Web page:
By Minda Honey | Out & About
The last Thursday of every month, Chris Vititoe and Mandee McKelvey turn Decca’s cellar into a “cave for secrets.” The pair co-hosts a storytelling series that originated in Chicago, “We Still Like You.” “WSLY” bills itself as an opportunity to tell stories from your past that “make you feel weird” to a room full of “friendly strangers” – Trust me, it’s a lot of fun and a great way to see some of Louisville’s funniest comedians out of their element.
I attended their fifth show in May. The sizable crowd indicates that Louisville is a city that loves a good story, in fact there are two other regular storytelling series in town: The Moth at Headliners and The Mothra that takes place in the back room at Kaiju. McKelvey says the comedians get just as much from storytelling as the crowd does: “Comedians need time and space to sort out personal bits instead of just trying to say something that will make the audience laugh in 30 seconds.” McKelvey continues, “Any [jerk] can write a joke – that’s just Twitter. But it takes a gifted performer to fill a room with their presence and make an audience feel something.”
Vititoe says McKelvey is that performer: “She is an incredible storyteller. She’s also very shameless. She will not hesitate to [joke] on herself. Seriously one of the most genuine people I know. [‘WSLY’] was really just an excuse to hear more of her stories.” Vititoe and McKelvey trade off hosting and storytelling duties every month. McKelvey, who runs the popular “Character Assassination” roast, had just returned from Chicago, where she’d been squeezed into the lineup on the original “We Still Like You,” when Vititoe reached out to her randomly to see if she’d be interested in starting a storytelling series with him. McKelvey recounts, “[Vititoe] was done just trying to get chuckles. He really wanted to say something.” The two liked the format of “WSLY” so much that they reached out about becoming a sister show.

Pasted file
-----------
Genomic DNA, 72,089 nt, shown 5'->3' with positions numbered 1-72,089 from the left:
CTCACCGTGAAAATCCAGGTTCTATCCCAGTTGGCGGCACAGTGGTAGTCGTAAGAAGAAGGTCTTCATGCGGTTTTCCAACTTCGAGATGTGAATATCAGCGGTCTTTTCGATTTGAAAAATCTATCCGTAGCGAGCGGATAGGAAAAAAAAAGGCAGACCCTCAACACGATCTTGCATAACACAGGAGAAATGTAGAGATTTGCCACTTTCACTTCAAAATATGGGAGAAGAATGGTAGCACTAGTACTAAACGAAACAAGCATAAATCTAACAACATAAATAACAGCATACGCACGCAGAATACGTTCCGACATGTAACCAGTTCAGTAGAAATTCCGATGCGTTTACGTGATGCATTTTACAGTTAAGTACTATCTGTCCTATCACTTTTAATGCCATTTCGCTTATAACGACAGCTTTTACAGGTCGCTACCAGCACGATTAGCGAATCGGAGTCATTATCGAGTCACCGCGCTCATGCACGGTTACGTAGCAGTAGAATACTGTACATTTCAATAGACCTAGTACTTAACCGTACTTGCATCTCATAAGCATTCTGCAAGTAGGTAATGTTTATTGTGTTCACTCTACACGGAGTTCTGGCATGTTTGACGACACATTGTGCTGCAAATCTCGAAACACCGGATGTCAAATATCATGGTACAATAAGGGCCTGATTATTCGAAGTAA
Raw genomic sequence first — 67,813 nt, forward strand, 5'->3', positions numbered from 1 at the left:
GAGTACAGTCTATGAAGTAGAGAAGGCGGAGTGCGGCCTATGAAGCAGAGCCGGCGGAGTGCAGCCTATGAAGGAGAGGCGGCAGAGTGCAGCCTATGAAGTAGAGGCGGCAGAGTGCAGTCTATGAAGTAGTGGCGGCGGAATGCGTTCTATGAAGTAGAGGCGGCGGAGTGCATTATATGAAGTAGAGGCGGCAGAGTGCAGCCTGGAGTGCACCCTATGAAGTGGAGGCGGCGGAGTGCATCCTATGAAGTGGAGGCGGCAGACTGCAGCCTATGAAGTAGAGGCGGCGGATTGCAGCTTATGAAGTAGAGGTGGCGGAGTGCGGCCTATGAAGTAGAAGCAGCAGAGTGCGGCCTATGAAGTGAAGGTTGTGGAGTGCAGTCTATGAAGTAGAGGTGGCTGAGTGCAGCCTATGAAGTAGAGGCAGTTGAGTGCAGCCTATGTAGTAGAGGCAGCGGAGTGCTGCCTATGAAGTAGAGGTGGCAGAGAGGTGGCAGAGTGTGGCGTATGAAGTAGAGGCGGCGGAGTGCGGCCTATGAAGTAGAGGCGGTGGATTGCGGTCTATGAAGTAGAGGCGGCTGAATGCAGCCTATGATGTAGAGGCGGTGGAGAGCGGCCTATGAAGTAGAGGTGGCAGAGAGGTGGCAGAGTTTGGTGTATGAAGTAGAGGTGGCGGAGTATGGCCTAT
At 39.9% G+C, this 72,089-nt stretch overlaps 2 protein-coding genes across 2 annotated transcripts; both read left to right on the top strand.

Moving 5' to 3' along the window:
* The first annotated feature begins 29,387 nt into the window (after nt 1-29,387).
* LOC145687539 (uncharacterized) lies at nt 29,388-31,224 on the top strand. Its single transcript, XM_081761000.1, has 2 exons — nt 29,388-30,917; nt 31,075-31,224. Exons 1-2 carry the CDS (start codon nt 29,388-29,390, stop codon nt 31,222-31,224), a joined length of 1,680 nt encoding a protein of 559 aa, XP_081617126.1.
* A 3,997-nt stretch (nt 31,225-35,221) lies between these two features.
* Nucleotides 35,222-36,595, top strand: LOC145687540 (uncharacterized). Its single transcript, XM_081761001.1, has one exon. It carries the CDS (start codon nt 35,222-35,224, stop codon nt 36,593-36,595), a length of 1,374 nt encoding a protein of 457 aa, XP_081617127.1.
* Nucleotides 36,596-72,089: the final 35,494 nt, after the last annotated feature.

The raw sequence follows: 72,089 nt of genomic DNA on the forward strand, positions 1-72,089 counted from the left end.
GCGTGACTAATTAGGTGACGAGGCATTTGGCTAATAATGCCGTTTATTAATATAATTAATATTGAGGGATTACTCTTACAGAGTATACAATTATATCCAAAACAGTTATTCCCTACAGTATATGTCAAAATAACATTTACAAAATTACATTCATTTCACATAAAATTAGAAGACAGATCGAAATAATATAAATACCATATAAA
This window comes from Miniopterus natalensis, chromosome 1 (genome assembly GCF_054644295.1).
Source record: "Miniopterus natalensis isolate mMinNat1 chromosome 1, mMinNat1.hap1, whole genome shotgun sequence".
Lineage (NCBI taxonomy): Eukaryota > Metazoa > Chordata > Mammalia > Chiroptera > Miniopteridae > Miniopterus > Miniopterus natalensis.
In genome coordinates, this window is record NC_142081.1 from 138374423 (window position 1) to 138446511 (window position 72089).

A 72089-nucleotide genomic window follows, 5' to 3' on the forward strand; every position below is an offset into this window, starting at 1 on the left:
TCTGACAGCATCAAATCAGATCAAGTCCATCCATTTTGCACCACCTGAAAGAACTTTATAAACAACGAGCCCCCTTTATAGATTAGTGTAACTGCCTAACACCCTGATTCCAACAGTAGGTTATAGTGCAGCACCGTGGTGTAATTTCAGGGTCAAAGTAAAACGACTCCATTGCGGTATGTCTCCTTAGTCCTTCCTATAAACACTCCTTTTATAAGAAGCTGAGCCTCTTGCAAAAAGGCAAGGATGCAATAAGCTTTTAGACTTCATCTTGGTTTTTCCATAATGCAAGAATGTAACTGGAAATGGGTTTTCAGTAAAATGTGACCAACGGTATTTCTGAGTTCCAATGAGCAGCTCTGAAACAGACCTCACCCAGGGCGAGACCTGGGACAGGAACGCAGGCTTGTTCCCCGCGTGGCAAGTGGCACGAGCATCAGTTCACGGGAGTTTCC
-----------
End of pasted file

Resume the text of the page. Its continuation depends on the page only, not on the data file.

After each comedian tells their super vulnerable story, the crowd chants, “WE STILL LIKE YOU!” Vititoe says there’s no better place to “land your shame plane.” Some stories walked the line between tragedy and comedy beautifully like headliner Keith McGill’s story about losing his mother the same day he was supposed to perform in his first big movie role and later running into the man who landed his big break thanks to McGill’s misfortune. Each show is recorded and submitted to the “We Still Like You” podcast. Louisville hasn’t been featured on the podcast yet, but the series is still young. There is no cover and each show lasts a little under two hours, allowing each comedian 10 to 15 minutes to tell their story – and you have plenty of time to partake in a cocktail at Decca’s cellar bar. Anyone who feels like making public their most embarrassing tale can contact “We Still Like You” on Facebook to be put in touch with Vititoe and McKelvey. VT